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Juneteenth and Mental Health

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We observe Juneteenth this coming Monday, its second year as an officially recognized federal holiday.

From “Juneteenth (short for ‘June Nineteenth’) marks the day when federal troops arrived in Galveston, Texas, in 1865, to take control of the state and ensure that all enslaved people be freed.” It took two and a half years after the Emancipation Proclamation for enslaved people to learn they were free, mainly because Confederate states kept that information from them. This list of children’s books can help you learn more about the holiday as a family.

As you and your family pause to reflect on Juneteenth, we encourage you to think about the relationship between mental health and Juneteenth’s significance and lessons. These articles discuss the relationship between Juneteenth and mental health in more depth:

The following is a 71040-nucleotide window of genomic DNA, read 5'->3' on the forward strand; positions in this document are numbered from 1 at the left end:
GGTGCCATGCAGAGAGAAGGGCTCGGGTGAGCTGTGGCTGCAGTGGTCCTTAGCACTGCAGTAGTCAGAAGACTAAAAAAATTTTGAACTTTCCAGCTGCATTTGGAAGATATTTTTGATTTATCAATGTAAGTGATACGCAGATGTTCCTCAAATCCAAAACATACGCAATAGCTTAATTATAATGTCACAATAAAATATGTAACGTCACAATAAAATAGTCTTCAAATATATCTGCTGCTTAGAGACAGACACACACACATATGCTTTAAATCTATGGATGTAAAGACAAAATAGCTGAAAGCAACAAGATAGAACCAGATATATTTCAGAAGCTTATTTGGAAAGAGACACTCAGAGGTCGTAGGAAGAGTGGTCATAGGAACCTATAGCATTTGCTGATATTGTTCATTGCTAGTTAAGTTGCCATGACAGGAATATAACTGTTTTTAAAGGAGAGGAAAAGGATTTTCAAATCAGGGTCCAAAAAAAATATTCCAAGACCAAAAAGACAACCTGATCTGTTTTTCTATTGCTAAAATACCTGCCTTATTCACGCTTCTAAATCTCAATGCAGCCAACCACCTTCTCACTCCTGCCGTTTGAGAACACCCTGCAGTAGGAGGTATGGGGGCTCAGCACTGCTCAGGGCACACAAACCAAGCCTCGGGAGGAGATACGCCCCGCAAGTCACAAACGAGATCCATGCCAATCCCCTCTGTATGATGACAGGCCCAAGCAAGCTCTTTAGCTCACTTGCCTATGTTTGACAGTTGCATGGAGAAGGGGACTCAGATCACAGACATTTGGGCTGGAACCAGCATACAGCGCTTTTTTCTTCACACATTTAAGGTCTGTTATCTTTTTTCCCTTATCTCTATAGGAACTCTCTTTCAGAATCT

Juneteenth: Freedom is a Work in Progress from the National Alliance on Mental Illness (NAMI), describes NAMI’s commitment to “a more just, equitable, diverse and inclusive organization” and its efforts to intentionally create culturally competent mental health resources for communities of color.

The author of the Jed Foundation’s What Juneteenth Can Teach Us About Racial Trauma and the Resilience of the Black Community details the Juneteenth celebrations and conversations he attended growing up in New Orleans. He shares that these gatherings allowed everyone involved to celebrate triumphs and reinforced their sense of community, paving the way for them to begin to address the racial trauma they experienced. He includes additional resources about Juneteenth, systemic racism, and ways to support mental health.

Three Ways to Celebrate and Support Black Mental Health on Juneteenth by the American Counseling Association encourages everyone to take these steps in recognition of Juneteenth:

1) Listen to Black Voices,
2) Respect Black Spaces and
3) Learn Your History.

It also urges us to think about how we perceive holidays and points to Frederick Douglas’s Fourth of July speech as a starting point. 

[top photo credit: NPR via Youtube]

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